Liberal leadership hopeful eager to regain trust

Fresh off the first of five debates in the Liberal leadership race, Martha Hall Findlay made a campaign stop in Red Deer on Thursday.

Fresh off the first of five debates in the Liberal leadership race, Martha Hall Findlay made a campaign stop in Red Deer on Thursday.

She met with more than 20 people at It’s All Greek to Me on Gaetz Avenue before heading to Edmonton for more campaign events.

“I am no fan of the Harper government, and I am certainly no fan of a Mulcair-led NDP alternative,” said Hall Findlay. “I am a proud Liberal and we’ve done incredibly good things in this country over close to a couple of centuries.”

The 53-year-old former MP said the party will have to regain the trust and confidence of Canadians.

“My challenge is that, over the last six years the Liberal Party has, and this is tough for me to say as a Liberal, but we’ve really tried to be too many things to too many people. In that process, you end up not being very clear to a whole lot of people.”

She is the only candidate in the 2013 field who ran in 2006, when Stephane Dion became party leader.

Hall Findlay said one of the differences between this leadership race and her first candidacy in 2006 is now she is among the front-runners.

“That was the overwhelming response from media and pundits,” said Hall Findlay. “That is what we wanted to accomplish.”

Unlike in 2006, the Liberal Party of Canada is not as powerful a political entity. Moving to third party status has forced the party to face some harsh realities.

There are four more debates scheduled before the April 6 leadership showcase, and the end of voting on April 14, and Hall Findlay said it was likely, as the candidates get closer to the end, “the gloves will come off.”

Hall Findlay is an executive fellow with the school of public policy at the University of Calgary and released a paper calling for the elimination of supply management in the agricultural sector.

“Supply management is paid for by the most vulnerable in our society,” said Hall Findlay. “It’s an ineffective regressive tax. The average family pays hundreds more dollars than they should for basic nutrition. The ones who are most hurt by that are the most vulnerable, they tend to be single-parent families.”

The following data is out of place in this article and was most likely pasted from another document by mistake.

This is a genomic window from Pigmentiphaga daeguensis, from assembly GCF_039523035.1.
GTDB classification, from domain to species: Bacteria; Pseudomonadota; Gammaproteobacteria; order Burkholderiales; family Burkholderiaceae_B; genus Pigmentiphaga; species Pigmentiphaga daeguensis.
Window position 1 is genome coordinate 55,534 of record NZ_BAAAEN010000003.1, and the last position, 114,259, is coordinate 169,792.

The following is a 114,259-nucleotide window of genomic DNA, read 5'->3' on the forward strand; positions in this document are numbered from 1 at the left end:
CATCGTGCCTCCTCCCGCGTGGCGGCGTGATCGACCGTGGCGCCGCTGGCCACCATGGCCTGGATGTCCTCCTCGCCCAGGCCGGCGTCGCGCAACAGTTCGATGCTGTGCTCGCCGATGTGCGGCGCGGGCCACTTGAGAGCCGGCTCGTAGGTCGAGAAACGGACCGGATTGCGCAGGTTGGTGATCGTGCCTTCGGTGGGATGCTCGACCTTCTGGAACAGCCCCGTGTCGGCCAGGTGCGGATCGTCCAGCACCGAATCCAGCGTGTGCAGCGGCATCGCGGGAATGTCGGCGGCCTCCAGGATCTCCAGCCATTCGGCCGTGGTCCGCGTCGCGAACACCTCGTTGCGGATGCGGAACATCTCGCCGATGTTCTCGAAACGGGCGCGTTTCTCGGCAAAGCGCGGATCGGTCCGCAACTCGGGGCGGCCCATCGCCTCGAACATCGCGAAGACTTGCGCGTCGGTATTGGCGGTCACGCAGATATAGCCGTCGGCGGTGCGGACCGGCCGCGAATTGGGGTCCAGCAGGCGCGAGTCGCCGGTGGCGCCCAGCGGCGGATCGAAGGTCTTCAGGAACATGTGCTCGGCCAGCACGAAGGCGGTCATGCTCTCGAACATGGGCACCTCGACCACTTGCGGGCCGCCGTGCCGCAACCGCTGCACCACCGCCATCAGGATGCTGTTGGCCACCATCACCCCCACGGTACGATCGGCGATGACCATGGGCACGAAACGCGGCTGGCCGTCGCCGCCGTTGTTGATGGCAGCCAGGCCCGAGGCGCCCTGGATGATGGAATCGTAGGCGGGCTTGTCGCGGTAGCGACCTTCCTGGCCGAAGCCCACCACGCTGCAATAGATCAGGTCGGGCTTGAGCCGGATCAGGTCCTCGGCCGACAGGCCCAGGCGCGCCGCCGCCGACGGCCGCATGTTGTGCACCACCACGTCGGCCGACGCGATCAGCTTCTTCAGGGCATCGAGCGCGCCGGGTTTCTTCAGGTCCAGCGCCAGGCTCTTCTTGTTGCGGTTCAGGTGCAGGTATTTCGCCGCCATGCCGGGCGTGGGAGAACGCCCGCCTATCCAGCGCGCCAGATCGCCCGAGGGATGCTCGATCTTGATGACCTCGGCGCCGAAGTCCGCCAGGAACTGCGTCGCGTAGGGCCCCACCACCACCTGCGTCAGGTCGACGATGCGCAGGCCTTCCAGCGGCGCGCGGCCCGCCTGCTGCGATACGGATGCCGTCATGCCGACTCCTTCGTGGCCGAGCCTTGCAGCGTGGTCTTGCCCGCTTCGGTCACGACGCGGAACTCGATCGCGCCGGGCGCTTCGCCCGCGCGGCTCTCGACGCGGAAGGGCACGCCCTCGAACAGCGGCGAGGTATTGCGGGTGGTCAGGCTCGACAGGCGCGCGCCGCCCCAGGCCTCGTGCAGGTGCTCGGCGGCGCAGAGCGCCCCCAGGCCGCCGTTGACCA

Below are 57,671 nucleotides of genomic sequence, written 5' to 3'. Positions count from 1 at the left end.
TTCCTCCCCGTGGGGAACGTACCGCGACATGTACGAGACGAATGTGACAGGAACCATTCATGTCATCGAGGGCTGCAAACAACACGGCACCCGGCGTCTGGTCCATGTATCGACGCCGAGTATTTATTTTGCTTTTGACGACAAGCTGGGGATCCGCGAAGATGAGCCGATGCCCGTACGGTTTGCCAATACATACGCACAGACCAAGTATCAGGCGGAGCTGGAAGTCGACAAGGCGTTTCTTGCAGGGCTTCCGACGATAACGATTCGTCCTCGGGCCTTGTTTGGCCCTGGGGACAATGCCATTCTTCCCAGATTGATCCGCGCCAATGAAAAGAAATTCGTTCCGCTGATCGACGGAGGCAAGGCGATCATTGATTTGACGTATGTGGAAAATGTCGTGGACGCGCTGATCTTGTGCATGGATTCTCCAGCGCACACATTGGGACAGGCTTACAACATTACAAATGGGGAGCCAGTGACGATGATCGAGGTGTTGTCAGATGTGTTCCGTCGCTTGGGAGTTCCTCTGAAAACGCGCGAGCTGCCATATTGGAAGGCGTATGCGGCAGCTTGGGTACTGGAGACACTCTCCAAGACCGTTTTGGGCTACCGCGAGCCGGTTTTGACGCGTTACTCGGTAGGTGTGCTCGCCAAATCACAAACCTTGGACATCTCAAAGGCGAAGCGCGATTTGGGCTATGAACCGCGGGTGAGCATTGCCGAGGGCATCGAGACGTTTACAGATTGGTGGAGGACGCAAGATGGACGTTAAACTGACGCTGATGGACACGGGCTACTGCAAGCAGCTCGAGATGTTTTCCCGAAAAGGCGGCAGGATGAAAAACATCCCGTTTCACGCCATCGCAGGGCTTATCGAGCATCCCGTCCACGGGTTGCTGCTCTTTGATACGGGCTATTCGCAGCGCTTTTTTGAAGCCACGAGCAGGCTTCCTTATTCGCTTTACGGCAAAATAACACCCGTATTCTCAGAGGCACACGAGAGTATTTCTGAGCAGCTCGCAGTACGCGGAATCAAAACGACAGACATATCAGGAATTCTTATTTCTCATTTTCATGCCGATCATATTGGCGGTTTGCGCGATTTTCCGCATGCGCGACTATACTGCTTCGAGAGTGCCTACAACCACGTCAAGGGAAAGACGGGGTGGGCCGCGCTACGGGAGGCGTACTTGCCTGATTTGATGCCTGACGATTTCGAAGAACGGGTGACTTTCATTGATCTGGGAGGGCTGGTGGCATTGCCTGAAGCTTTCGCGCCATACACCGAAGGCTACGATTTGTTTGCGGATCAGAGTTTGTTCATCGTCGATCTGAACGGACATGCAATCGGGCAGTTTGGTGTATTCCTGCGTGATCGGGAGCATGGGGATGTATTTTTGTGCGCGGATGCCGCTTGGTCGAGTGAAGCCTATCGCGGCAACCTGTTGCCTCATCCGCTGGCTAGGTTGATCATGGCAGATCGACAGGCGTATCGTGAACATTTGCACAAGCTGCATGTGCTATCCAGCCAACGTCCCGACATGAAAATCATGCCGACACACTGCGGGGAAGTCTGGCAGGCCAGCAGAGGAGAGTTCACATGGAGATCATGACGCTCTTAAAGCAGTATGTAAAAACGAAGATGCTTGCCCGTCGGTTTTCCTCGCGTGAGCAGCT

She also said supply management harms trade opportunities, pointing to the Trans-Pacific Partnership, where Canada was invited to the table, but would not be able to sign it until the elimination of supply management.

She also said that an opportunity for the Northern Gateway Pipeline to succeed was missed when aboriginal communities were not consulted, which led to them becoming adversaries of the proposed pipeline.

“It would be great to get this oil to other markets,” said Hall Findlay. “How do we do that in the most environmentally sound and economic way and, of course, with regard to First Nations?”

Through her campaign, she is touting a national energy infrastructure strategy, which includes sending energy products to market both to the West Coast and to the East Coast, where New Brunswick has refining capacity and a deepwater port.

“I am a big supporter of the oilsands. Obviously we need to be a more environmentally sustainable, but I know there is a ton of work being done to do that.”

“Greenhouse gas emissions are part of environmental degradation,” said Hall Findlay. “Every part of pollution should have a price.”

Another Liberal leadership contender, Justin Trudeau, will be in Central Alberta this weekend, speaking at the Ponoka Kinsmen Recreation Centre from 1 to 2:30 p.m. on Sunday.

Also running in the leadership race are David Bertschi, Martin Cauchon, Deborah Coyne, Marc Garneau, Karen McCrimmon, Joyce Murray and George Takach.